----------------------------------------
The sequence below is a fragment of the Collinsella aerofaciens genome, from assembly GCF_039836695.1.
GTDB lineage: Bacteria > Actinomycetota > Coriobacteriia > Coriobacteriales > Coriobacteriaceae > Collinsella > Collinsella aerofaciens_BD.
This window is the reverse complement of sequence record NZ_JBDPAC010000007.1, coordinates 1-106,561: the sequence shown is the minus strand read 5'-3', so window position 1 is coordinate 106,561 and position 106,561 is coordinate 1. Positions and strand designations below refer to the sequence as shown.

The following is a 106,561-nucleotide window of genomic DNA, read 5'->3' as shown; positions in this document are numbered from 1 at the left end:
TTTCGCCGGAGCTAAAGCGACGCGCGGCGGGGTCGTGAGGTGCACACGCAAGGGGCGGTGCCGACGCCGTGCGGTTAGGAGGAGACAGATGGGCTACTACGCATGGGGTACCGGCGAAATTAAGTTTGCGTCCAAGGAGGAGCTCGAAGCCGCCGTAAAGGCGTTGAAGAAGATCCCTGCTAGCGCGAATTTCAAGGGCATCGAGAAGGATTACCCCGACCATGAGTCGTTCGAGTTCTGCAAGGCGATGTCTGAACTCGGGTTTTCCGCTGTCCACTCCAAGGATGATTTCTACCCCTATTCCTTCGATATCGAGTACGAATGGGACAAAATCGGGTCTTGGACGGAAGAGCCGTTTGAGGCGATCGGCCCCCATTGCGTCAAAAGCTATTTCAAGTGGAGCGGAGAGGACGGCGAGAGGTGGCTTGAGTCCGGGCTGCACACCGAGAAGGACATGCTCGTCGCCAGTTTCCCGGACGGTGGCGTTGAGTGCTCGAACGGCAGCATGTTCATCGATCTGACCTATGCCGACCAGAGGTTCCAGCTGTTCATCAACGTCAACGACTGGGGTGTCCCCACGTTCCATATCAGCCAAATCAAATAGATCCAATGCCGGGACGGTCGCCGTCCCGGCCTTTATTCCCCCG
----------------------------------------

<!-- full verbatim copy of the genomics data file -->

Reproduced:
The sequence below is a fragment of the Collinsella aerofaciens genome, from assembly GCF_039836695.1.
GTDB lineage: Bacteria > Actinomycetota > Coriobacteriia > Coriobacteriales > Coriobacteriaceae > Collinsella > Collinsella aerofaciens_BD.
This window is the reverse complement of sequence record NZ_JBDPAC010000007.1, coordinates 1-106,561: the sequence shown is the minus strand read 5'-3', so window position 1 is coordinate 106,561 and position 106,561 is coordinate 1. Positions and strand designations below refer to the sequence as shown.

The following is a 106,561-nucleotide window of genomic DNA, read 5'->3' as shown; positions in this document are numbered from 1 at the left end:
TTTCGCCGGAGCTAAAGCGACGCGCGGCGGGGTCGTGAGGTGCACACGCAAGGGGCGGTGCCGACGCCGTGCGGTTAGGAGGAGACAGATGGGCTACTACGCATGGGGTACCGGCGAAATTAAGTTTGCGTCCAAGGAGGAGCTCGAAGCCGCCGTAAAGGCGTTGAAGAAGATCCCTGCTAGCGCGAATTTCAAGGGCATCGAGAAGGATTACCCCGACCATGAGTCGTTCGAGTTCTGCAAGGCGATGTCTGAACTCGGGTTTTCCGCTGTCCACTCCAAGGATGATTTCTACCCCTATTCCTTCGATATCGAGTACGAATGGGACAAAATCGGGTCTTGGACGGAAGAGCCGTTTGAGGCGATCGGCCCCCATTGCGTCAAAAGCTATTTCAAGTGGAGCGGAGAGGACGGCGAGAGGTGGCTTGAGTCCGGGCTGCACACCGAGAAGGACATGCTCGTCGCCAGTTTCCCGGACGGTGGCGTTGAGTGCTCGAACGGCAGCATGTTCATCGATCTGACCTATGCCGACCAGAGGTTCCAGCTGTTCATCAACGTCAACGACTGGGGTGTCCCCACGTTCCATATCAGCCAAATCAAATAGATCCAATGCCGGGACGGTCGCCGTCCCGGCCTTTATTCCCCCG